Housing-Transportation Cost Trade-off Implications for Urban Sprawl
The purpose of this report is to examine the transportation costs of sprawling places in the context of the housing-transportation cost trade-off. The line of reasoning within this study stems from the housing-transportation trade-off. The proposition is that households have a portion of their budget that they allocate to the sum of housing and transportation costs.
- Principal Investigator
- Sööt, Siim
- Research Area(s)
- Data Development
- Brendan Dodge-Hayakawa
- Funding Source
- Metropolitan Transportation Support Initiative (METSI)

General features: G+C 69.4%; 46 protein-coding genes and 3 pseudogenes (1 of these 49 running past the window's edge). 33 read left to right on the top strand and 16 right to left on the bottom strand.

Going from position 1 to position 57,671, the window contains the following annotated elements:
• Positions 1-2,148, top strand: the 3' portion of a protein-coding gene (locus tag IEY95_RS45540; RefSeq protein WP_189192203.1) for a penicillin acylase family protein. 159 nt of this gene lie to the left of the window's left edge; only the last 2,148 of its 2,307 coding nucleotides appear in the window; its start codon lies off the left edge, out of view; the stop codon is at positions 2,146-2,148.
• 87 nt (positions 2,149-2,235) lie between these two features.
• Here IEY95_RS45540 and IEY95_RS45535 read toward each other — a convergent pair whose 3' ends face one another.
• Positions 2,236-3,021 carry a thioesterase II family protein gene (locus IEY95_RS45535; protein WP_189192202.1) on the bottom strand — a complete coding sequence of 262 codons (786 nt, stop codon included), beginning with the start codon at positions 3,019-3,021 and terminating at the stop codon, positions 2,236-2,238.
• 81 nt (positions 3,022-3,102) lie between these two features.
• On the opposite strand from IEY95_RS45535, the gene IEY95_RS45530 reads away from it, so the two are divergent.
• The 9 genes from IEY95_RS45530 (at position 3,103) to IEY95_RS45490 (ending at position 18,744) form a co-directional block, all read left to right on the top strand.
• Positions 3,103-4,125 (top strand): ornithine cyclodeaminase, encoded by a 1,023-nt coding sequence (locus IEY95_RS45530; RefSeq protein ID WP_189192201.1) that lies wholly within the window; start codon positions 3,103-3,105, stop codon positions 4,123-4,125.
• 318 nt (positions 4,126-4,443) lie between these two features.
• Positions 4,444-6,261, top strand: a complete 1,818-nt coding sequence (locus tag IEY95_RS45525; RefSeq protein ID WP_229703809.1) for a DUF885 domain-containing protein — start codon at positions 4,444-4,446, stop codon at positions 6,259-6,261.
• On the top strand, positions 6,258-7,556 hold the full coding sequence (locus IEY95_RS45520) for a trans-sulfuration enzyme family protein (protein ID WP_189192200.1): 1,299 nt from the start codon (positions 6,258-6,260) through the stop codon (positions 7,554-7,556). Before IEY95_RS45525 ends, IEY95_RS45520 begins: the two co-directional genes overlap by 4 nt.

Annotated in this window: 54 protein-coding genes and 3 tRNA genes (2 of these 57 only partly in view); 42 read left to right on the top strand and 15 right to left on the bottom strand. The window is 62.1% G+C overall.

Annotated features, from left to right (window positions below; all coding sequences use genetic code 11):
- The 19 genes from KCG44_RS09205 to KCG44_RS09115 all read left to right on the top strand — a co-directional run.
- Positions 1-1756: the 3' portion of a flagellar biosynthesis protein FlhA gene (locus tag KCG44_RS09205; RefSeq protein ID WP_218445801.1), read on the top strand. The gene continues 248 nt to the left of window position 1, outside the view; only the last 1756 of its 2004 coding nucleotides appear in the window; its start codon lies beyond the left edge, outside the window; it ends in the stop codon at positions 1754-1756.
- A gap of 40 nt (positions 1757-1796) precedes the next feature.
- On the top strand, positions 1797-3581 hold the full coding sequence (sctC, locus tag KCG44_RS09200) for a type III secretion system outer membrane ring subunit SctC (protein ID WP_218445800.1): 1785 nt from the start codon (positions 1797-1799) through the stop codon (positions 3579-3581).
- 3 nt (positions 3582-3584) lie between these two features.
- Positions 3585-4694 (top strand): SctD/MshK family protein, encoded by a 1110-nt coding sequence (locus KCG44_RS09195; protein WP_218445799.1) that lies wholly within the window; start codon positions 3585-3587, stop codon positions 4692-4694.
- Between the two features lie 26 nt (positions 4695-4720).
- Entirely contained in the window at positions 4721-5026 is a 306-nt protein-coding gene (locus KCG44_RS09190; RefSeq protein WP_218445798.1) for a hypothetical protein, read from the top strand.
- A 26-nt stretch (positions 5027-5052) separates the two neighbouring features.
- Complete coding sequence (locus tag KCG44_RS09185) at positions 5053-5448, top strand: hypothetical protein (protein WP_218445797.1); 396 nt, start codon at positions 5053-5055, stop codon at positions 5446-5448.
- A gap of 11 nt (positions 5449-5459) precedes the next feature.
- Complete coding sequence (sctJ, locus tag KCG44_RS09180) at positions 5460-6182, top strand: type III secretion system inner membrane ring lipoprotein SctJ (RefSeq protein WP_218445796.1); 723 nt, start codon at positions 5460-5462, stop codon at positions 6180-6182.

Conventional wisdom suggests that as urban areas sprawl, transportation costs and travel times increase. When urban areas expand in territory, densities commonly decrease and land uses are spread over a larger area. This has an effect on travel behavior and particularly mode choice. Questions remain, however, on the effect of low densities on travel time. In low density areas, low congestion levels may lead to higher travel speeds that counteract shorter distances in high-density neighborhoods. Travelers may also adjust their behavior by chaining more destinations together, resulting in more efficient travel and thereby decreasing overall travel time (Sen, 1998). More importantly, the consequence of travel behavior in high versus low density communities on the household budget is a fundamental question that deserves periodic re-examination. In low density areas, residents may not spend any more time on travel but their out-of-pocket costs may be higher. This may be attributed to the fact that on average they have more household vehicles than residents of high-density communities. In low density neighborhoods, residents may also enjoy lower homeownership costs and therefore have more discretionary resources to direct toward travel and vehicle acquisition. Download the "Housing-Transportation Cost Trade-off Implications for Urban Sprawl" report.